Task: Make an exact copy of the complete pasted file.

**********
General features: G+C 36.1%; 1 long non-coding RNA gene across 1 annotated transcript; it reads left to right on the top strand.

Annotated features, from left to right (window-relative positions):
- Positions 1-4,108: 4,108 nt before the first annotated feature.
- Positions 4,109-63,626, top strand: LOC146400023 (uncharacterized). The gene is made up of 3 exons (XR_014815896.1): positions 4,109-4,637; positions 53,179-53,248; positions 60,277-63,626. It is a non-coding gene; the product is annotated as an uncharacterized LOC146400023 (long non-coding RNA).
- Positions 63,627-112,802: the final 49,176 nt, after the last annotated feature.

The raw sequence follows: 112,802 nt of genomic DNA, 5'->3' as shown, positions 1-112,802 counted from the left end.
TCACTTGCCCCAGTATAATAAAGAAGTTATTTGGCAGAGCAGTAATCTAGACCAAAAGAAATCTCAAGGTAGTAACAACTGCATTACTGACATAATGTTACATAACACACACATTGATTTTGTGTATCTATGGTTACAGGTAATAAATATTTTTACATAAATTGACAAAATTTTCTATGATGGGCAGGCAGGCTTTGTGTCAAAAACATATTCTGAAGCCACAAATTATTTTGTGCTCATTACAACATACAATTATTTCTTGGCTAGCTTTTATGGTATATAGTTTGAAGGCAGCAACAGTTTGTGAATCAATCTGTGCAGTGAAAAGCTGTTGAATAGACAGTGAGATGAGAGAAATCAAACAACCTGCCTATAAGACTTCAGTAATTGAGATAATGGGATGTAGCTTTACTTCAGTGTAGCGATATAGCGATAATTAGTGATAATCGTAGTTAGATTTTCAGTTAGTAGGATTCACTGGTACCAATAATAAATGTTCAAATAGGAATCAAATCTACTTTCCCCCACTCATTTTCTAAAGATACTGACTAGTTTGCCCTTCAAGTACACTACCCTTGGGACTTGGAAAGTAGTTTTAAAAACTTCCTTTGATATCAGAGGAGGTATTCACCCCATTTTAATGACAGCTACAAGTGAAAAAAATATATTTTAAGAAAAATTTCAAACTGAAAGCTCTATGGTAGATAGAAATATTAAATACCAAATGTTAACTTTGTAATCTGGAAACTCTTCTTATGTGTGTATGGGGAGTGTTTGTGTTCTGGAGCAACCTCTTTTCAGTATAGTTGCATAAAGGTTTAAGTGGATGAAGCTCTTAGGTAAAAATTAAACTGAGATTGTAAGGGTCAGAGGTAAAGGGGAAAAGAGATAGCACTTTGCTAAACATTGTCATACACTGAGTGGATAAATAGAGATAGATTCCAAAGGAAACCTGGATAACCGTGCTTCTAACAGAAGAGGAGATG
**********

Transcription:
General features: G+C 36.1%; 1 long non-coding RNA gene across 1 annotated transcript; it reads left to right on the top strand.

Annotated features, from left to right (window-relative positions):
- Positions 1-4,108: 4,108 nt before the first annotated feature.
- Positions 4,109-63,626, top strand: LOC146400023 (uncharacterized). The gene is made up of 3 exons (XR_014815896.1): positions 4,109-4,637; positions 53,179-53,248; positions 60,277-63,626. It is a non-coding gene; the product is annotated as an uncharacterized LOC146400023 (long non-coding RNA).
- Positions 63,627-112,802: the final 49,176 nt, after the last annotated feature.

The raw sequence follows: 112,802 nt of genomic DNA, 5'->3' as shown, positions 1-112,802 counted from the left end.
TCACTTGCCCCAGTATAATAAAGAAGTTATTTGGCAGAGCAGTAATCTAGACCAAAAGAAATCTCAAGGTAGTAACAACTGCATTACTGACATAATGTTACATAACACACACATTGATTTTGTGTATCTATGGTTACAGGTAATAAATATTTTTACATAAATTGACAAAATTTTCTATGATGGGCAGGCAGGCTTTGTGTCAAAAACATATTCTGAAGCCACAAATTATTTTGTGCTCATTACAACATACAATTATTTCTTGGCTAGCTTTTATGGTATATAGTTTGAAGGCAGCAACAGTTTGTGAATCAATCTGTGCAGTGAAAAGCTGTTGAATAGACAGTGAGATGAGAGAAATCAAACAACCTGCCTATAAGACTTCAGTAATTGAGATAATGGGATGTAGCTTTACTTCAGTGTAGCGATATAGCGATAATTAGTGATAATCGTAGTTAGATTTTCAGTTAGTAGGATTCACTGGTACCAATAATAAATGTTCAAATAGGAATCAAATCTACTTTCCCCCACTCATTTTCTAAAGATACTGACTAGTTTGCCCTTCAAGTACACTACCCTTGGGACTTGGAAAGTAGTTTTAAAAACTTCCTTTGATATCAGAGGAGGTATTCACCCCATTTTAATGACAGCTACAAGTGAAAAAAATATATTTTAAGAAAAATTTCAAACTGAAAGCTCTATGGTAGATAGAAATATTAAATACCAAATGTTAACTTTGTAATCTGGAAACTCTTCTTATGTGTGTATGGGGAGTGTTTGTGTTCTGGAGCAACCTCTTTTCAGTATAGTTGCATAAAGGTTTAAGTGGATGAAGCTCTTAGGTAAAAATTAAACTGAGATTGTAAGGGTCAGAGGTAAAGGGGAAAAGAGATAGCACTTTGCTAAACATTGTCATACACTGAGTGGATAAATAGAGATAGATTCCAAAGGAAACCTGGATAACCGTGCTTCTAACAGAAGAGGAGATG